Tag Archives: Awards

…and now, The Oscars

Finally, the big daddy of the back-patting events is upon us.

Tonight’s Oscar hosts are James Franco and Anne Hathaway, as the industry makes an obvious ploy to skew younger. That sentiment probably won’t carry over into the actual voting, where veteran actors who might have been bypassed earlier in their careers get rewarded at the expense of a newcomer who has his whole career ahead of him. Really…Al Pacino won for Scent Of A Woman? Paul Newman won for The Color Of Money?

And sometimes this screws over a more deserving veteran actor. Yes, I’m talking to you, Henry Fonda! No way Burt Lancaster shouldn’t have won in 1981 for his amazing performance in Atlantic City!)

But I digress. The Oscar host thing has always been a conundrum. Bob Hope owned the role for years, as did Johnny CarsonBilly Crystal did it well and got to keep the job for a while, seemingly alternating every couple of years with Steve Martin and Whoopi Goldberg. But lately it’s been as volatile and unpredictable as a Charlie Sheen alibi; the only repeat host in the last ten years was Jon Stewart in 2006 and 2008 (Steve Martin hosted in 2003 but co-hosted in 2010). Stewart was excellent, but has the grind of his Daily Show schedule. But Wolverine Hugh Jackman was incredibly game and entertaining and got raves for his stint, yet wasn’t asked to repeat?

Perhaps tonight will be fine; Franco is a likeable guy, and Hathaway proved she is as fearless as she is talented when she joined Jackman onstage a few years ago. But for the self-proclaimed “Hollywood’s Biggest Night“, one would expect a real game-changer at the helm. And as afraid of him as they obviously are, I think any awards show not hiring Ricky Gervais is settling.

Here is the list of nominees.

I’m pretty much sticking with the picks I made right after the nominations came out, although The King’s Speech has picked up incredible momentum since then, along with Geoffrey Rush. But I have a feeling that the Darren Aronofsky magic touch will again become the Darren Aronofsky curse; Mickey Rourke lost to more established Hollywood veteran Sean Penn, and Annette Bening has never won for Best Actress despite four nominations. (No truth to the rumor that Natalie Portman got pregnant to sway the sympathy vote.) I also wouldn’t bet my life on Supporting Actress, as this is a category where teenagers can and do win, especially when they are playing more of a lead role.

My predictions for tonight’s winners:

Best Picture: The Social Network
Best Director: David Fincher, The Social Network
Best Actor: Colin Firth, The King’s Speech
Best Actress: Annette Bening, The Kids Are Alright
Best Supporting Actor: Christian Bale, The Fighter
Best Supporting Actress: Melissa Leo, The Fighter
Best Adapted Screenplay: Aaron Sorkin, The Social Network
Best Original Screenplay: Christopher Nolan, Inception
Best Cinematography: Wally Pfister, Inception
Best Score: Trent Reznor, The Social Network

While you await tonight’s ceremony here are some treats to pass the time:

Conan O’Brien and Andy Richter act out the Best Picture nominees

Ricky Gervais wrote an opening script for Franco and Hathaway

You can bet on anything – even the In Memorium montage.

Racetrack odds on tonight’s favorites to Win…Place and Show mean nothing!

***

Tomorrow: The winners, the losers, the analysis.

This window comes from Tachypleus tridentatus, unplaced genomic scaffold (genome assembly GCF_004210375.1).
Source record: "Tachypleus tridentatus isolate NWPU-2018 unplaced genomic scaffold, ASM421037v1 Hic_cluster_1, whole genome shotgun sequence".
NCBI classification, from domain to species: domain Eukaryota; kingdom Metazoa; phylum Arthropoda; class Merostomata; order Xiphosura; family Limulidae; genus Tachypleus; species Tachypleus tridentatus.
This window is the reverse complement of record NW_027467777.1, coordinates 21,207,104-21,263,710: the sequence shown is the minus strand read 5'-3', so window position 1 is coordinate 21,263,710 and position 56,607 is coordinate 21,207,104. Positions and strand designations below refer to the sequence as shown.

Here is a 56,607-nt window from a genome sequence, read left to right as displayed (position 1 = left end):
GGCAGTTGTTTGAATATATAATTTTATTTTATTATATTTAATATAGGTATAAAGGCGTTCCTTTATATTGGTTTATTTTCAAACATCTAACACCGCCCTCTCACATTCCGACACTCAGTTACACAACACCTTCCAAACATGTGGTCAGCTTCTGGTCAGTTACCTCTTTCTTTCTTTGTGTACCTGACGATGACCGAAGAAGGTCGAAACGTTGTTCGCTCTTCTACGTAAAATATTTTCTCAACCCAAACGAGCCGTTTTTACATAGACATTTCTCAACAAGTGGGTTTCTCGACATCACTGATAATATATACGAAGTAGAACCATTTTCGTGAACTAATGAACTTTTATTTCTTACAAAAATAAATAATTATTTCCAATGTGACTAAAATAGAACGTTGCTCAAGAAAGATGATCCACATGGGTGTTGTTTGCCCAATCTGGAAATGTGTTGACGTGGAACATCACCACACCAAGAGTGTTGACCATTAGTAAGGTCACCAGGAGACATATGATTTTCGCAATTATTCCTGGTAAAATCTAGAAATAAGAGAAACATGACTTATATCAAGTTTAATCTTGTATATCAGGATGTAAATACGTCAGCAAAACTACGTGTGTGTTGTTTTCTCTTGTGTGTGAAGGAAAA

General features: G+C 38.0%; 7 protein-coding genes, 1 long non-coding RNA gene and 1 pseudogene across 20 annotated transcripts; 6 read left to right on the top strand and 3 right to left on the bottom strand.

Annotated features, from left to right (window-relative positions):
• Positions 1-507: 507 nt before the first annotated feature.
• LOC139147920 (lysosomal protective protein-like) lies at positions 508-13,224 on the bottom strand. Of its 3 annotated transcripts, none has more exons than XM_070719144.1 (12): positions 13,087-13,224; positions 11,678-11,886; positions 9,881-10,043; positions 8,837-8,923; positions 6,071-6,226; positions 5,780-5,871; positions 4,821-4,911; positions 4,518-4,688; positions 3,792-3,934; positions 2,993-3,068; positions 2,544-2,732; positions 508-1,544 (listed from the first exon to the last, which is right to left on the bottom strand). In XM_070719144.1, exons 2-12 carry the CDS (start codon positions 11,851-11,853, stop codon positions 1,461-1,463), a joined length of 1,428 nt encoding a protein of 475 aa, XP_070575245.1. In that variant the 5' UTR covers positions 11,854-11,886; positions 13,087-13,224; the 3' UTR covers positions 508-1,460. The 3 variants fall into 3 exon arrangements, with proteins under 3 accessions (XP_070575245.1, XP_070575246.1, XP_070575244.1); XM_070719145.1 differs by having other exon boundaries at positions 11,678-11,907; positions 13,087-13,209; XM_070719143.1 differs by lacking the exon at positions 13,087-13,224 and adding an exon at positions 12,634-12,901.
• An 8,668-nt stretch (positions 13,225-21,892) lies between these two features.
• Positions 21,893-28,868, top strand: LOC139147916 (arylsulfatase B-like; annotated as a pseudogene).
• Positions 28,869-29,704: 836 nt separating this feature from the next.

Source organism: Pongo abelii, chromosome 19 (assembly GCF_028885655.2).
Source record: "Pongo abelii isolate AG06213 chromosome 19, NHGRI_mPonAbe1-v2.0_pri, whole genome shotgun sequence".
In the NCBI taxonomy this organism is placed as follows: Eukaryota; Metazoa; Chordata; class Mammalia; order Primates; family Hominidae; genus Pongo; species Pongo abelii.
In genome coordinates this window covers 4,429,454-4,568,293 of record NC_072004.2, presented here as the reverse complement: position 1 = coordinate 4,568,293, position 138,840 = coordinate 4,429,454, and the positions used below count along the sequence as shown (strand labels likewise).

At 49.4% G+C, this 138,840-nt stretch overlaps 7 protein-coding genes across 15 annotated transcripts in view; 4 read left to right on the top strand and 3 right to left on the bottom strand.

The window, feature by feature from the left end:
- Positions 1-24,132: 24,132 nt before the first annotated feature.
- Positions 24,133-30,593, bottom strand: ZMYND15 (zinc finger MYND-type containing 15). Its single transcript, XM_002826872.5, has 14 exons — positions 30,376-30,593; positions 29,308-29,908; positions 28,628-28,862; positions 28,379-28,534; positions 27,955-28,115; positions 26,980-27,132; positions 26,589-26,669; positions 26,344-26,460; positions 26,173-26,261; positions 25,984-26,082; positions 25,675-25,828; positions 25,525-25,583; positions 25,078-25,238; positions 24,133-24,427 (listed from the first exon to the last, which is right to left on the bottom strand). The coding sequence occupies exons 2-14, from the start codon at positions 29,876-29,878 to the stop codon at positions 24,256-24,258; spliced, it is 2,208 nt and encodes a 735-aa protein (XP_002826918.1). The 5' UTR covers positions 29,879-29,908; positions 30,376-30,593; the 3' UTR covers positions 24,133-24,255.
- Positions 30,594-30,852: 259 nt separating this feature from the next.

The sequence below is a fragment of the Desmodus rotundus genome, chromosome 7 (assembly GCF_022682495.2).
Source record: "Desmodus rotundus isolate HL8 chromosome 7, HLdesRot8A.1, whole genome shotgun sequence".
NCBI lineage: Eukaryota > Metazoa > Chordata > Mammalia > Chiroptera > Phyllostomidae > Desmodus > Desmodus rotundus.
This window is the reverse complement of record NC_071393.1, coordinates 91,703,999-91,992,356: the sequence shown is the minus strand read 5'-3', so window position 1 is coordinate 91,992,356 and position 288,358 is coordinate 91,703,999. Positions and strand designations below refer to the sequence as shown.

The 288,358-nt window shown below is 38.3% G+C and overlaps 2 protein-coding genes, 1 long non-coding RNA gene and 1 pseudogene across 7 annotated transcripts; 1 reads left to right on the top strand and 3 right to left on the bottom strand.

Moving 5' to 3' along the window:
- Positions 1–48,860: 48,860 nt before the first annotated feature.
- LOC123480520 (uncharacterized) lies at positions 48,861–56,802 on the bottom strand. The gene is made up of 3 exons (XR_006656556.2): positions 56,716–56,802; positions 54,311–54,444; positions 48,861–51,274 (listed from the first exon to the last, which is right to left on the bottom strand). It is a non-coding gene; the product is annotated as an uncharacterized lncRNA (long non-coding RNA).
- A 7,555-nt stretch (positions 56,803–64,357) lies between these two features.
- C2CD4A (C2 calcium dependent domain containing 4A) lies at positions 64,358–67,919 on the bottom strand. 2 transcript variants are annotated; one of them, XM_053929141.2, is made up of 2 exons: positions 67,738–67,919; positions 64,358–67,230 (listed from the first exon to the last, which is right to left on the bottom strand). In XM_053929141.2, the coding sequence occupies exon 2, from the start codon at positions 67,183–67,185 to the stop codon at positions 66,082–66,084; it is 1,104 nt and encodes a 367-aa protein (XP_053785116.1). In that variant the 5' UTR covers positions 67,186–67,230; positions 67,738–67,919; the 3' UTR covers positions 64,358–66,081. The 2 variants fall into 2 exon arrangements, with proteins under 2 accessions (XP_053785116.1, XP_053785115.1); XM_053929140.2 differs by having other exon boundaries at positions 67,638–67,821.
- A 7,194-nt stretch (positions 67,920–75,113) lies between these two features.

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Awards Weekend! First, The Indies…

The Film Independent Spirit Awards will be broadcast this evening. Hosted by Joel McHale, the event is known for being a loose and casual affair; the last two events were held inside a tent on the Santa Monica beach (2009) and in a downtown LA parking lot (2010). Libations flow, no one plays a winner off the stage, and some memorable speeches come tumbling out of the mouths of the presenters and nominees. And as the last awards show prior to tomorrow’s Academy Awards presentations, many will ponder about the momentum that some of these films and actors have built up.

Of course, the Oscar tabulations are already signed, sealed and delivered. But what’s Tinseltown without a little drama?

More and more films blend the line between “indie” and “studio”, a separation that is more about funding than location. Luminaries like Quentin Tarantino and The Coen Brothers have their heart and mind firmly in the independent mode when it comes to the type of material that they choose, but their successes have moved them into a financial category that dwarfs their former associates. I’d rather focus on the fact that films like Black Swan and The Wrestler are finally being appreciated by a wider group of people (Oscars, Globes) rather than pinch pennies and mince words. Despite some thundering clunkers, 2010 had its share of good films.

Here is a list of the nominees. You can watch the broadcast at 10pm ET/PT and guess along with me, but since the ceremony took place earlier today, the list of winners is no doubt all over the web. Don’t Google! Walk away from your computer and enjoy the suspense. If you must sit at your keyboard, avoid the news sites and watch and chat live with IFC host Matt Singer.

I’ll be back later with a review of the show and my comments.

Well, that was pretty boring.

Host Joel McHale did what he could, opening with a sense of irreverence, a wink at some of the nominated films, and a gaggle of cunnilingus jokes, but no one else picked up the ball for the rest of the evening. The filmed bit combining the “reading of the rules” and “the magic of 3D” was amusing, but the only other attempt at humor was presenting In Memorium 2011 a year early. Celebrating the industry deaths that would occur over the next twelve months had great potential, but a technical glitch ruined the pace and sucked the life of it. Still, it’s good to prepare oneself for the loss of Mad Men star Jon Hamm from excessive consumption of clove cigarettes and fake alcohol.

Presenters joked all night about the cold (the tent was on the beach) but people were visibly bundling up, and the slick surface caused many to slip (and one winner to fall not once but twice). And the noise level increased exponentially, no doubt from attendees hitting the bar to pound down more Jameson’s in a show of support for one of the evening’s sponsors.

Another oddity was the announcement of two awards that had been presented prior to the telecast – one for cinematography and the other for screenplay. Really? You couldn’t squeeze two more awards into a two and a half hour program? Overall, no huge surprises. But no memorable speeches and no water cooler moments.